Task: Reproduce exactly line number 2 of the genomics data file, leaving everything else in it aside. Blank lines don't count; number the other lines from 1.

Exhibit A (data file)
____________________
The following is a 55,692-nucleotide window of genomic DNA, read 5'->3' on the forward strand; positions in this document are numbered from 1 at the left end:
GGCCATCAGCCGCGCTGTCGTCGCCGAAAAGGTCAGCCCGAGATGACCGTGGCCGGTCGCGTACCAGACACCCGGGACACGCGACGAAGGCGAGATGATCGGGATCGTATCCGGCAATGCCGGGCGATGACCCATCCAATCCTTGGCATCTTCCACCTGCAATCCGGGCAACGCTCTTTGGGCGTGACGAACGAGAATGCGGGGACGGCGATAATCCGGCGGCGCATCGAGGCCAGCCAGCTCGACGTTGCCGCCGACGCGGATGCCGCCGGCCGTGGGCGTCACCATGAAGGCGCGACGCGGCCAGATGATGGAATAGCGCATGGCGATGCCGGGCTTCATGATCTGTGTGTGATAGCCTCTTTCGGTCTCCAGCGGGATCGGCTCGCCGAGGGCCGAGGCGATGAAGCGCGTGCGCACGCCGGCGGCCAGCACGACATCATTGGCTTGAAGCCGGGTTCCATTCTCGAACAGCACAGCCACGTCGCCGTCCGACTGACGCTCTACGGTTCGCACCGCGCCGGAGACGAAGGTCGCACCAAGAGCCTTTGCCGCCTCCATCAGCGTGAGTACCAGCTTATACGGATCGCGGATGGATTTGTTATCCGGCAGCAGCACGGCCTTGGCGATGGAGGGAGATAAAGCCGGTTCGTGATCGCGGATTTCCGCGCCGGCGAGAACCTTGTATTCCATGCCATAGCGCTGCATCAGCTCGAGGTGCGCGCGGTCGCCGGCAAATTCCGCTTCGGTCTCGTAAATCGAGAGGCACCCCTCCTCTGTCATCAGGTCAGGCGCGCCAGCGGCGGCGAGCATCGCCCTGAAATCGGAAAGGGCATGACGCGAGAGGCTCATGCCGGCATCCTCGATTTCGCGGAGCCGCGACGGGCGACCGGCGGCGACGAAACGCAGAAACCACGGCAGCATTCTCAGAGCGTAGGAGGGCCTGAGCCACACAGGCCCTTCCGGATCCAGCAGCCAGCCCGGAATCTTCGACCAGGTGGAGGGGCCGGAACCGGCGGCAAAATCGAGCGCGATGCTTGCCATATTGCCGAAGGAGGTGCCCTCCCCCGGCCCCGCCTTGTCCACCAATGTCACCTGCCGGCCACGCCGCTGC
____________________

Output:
GGCCATCAGCCGCGCTGTCGTCGCCGAAAAGGTCAGCCCGAGATGACCGTGGCCGGTCGCGTACCAGACACCCGGGACACGCGACGAAGGCGAGATGATCGGGATCGTATCCGGCAATGCCGGGCGATGACCCATCCAATCCTTGGCATCTTCCACCTGCAATCCGGGCAACGCTCTTTGGGCGTGACGAACGAGAATGCGGGGACGGCGATAATCCGGCGGCGCATCGAGGCCAGCCAGCTCGACGTTGCCGCCGACGCGGATGCCGCCGGCCGTGGGCGTCACCATGAAGGCGCGACGCGGCCAGATGATGGAATAGCGCATGGCGATGCCGGGCTTCATGATCTGTGTGTGATAGCCTCTTTCGGTCTCCAGCGGGATCGGCTCGCCGAGGGCCGAGGCGATGAAGCGCGTGCGCACGCCGGCGGCCAGCACGACATCATTGGCTTGAAGCCGGGTTCCATTCTCGAACAGCACAGCCACGTCGCCGTCCGACTGACGCTCTACGGTTCGCACCGCGCCGGAGACGAAGGTCGCACCAAGAGCCTTTGCCGCCTCCATCAGCGTGAGTACCAGCTTATACGGATCGCGGATGGATTTGTTATCCGGCAGCAGCACGGCCTTGGCGATGGAGGGAGATAAAGCCGGTTCGTGATCGCGGATTTCCGCGCCGGCGAGAACCTTGTATTCCATGCCATAGCGCTGCATCAGCTCGAGGTGCGCGCGGTCGCCGGCAAATTCCGCTTCGGTCTCGTAAATCGAGAGGCACCCCTCCTCTGTCATCAGGTCAGGCGCGCCAGCGGCGGCGAGCATCGCCCTGAAATCGGAAAGGGCATGACGCGAGAGGCTCATGCCGGCATCCTCGATTTCGCGGAGCCGCGACGGGCGACCGGCGGCGACGAAACGCAGAAACCACGGCAGCATTCTCAGAGCGTAGGAGGGCCTGAGCCACACAGGCCCTTCCGGATCCAGCAGCCAGCCCGGAATCTTCGACCAGGTGGAGGGGCCGGAACCGGCGGCAAAATCGAGCGCGATGCTTGCCATATTGCCGAAGGAGGTGCCCTCCCCCGGCCCCGCCTTGTCCACCAATGTCACCTGCCGGCCACGCCGCTGC